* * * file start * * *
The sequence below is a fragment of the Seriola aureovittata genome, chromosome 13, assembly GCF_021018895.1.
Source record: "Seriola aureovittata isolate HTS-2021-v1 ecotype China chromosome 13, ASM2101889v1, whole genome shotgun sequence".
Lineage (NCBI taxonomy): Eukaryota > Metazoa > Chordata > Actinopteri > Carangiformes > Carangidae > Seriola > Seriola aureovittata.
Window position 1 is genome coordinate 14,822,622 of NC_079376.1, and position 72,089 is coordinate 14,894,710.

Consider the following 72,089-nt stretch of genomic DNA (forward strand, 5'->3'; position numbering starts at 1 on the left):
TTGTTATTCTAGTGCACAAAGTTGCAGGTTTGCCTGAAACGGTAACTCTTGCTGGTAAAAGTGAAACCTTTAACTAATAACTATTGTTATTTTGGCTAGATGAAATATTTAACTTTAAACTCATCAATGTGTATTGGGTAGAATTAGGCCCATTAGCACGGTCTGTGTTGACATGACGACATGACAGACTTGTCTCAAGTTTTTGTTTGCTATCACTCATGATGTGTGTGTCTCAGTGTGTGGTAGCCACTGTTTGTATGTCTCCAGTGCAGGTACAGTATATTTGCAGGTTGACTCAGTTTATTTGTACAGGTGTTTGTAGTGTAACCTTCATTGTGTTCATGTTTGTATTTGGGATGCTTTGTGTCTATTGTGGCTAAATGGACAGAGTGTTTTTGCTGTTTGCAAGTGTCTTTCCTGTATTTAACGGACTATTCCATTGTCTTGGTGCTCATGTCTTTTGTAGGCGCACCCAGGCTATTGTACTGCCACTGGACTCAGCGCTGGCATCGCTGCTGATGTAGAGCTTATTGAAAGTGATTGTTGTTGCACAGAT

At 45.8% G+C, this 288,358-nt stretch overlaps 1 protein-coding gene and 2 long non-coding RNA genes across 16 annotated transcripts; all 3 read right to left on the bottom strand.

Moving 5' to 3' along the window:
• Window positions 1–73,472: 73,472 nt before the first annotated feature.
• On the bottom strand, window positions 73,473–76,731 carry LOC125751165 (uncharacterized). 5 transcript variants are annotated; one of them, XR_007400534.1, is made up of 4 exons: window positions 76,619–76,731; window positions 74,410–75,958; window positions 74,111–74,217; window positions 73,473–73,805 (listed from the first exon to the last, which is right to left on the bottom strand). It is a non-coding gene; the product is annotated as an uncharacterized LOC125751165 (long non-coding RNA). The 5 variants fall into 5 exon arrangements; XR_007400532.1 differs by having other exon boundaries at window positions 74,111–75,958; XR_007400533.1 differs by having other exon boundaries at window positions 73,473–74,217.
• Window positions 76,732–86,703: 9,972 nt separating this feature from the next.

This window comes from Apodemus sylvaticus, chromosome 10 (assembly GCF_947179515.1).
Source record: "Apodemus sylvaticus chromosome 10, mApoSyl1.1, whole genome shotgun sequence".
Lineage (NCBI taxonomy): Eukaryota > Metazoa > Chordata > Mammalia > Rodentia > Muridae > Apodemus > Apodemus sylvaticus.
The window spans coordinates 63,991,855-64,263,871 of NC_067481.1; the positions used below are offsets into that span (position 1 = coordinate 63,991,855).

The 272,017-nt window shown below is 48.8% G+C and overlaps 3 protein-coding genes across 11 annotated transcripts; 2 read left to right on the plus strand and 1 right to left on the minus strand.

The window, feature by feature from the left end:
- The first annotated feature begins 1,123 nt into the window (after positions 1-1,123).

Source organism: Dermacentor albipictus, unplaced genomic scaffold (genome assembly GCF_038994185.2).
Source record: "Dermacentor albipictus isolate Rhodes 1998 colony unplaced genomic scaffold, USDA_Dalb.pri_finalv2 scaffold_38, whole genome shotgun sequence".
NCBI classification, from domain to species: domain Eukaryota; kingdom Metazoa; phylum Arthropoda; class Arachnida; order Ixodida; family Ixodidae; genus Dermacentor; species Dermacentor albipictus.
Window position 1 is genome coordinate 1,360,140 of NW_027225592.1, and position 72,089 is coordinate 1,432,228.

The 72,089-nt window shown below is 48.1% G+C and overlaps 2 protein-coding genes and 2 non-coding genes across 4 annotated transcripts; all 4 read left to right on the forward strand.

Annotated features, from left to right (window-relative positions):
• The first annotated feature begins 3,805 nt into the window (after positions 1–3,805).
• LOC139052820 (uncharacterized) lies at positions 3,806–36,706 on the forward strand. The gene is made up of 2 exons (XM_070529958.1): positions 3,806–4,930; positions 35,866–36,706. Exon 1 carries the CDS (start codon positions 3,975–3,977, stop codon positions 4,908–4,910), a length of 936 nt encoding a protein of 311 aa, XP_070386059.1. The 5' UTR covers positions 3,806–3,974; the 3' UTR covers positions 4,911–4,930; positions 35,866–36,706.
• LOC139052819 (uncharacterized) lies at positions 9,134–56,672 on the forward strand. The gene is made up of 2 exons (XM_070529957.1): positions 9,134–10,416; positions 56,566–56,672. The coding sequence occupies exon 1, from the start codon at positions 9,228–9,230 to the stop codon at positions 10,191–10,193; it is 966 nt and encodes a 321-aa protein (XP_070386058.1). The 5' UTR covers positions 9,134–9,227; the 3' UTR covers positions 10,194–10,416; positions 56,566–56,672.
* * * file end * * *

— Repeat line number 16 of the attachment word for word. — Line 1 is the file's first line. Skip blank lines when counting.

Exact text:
The 272,017-nt window shown below is 48.8% G+C and overlaps 3 protein-coding genes across 11 annotated transcripts; 2 read left to right on the plus strand and 1 right to left on the minus strand.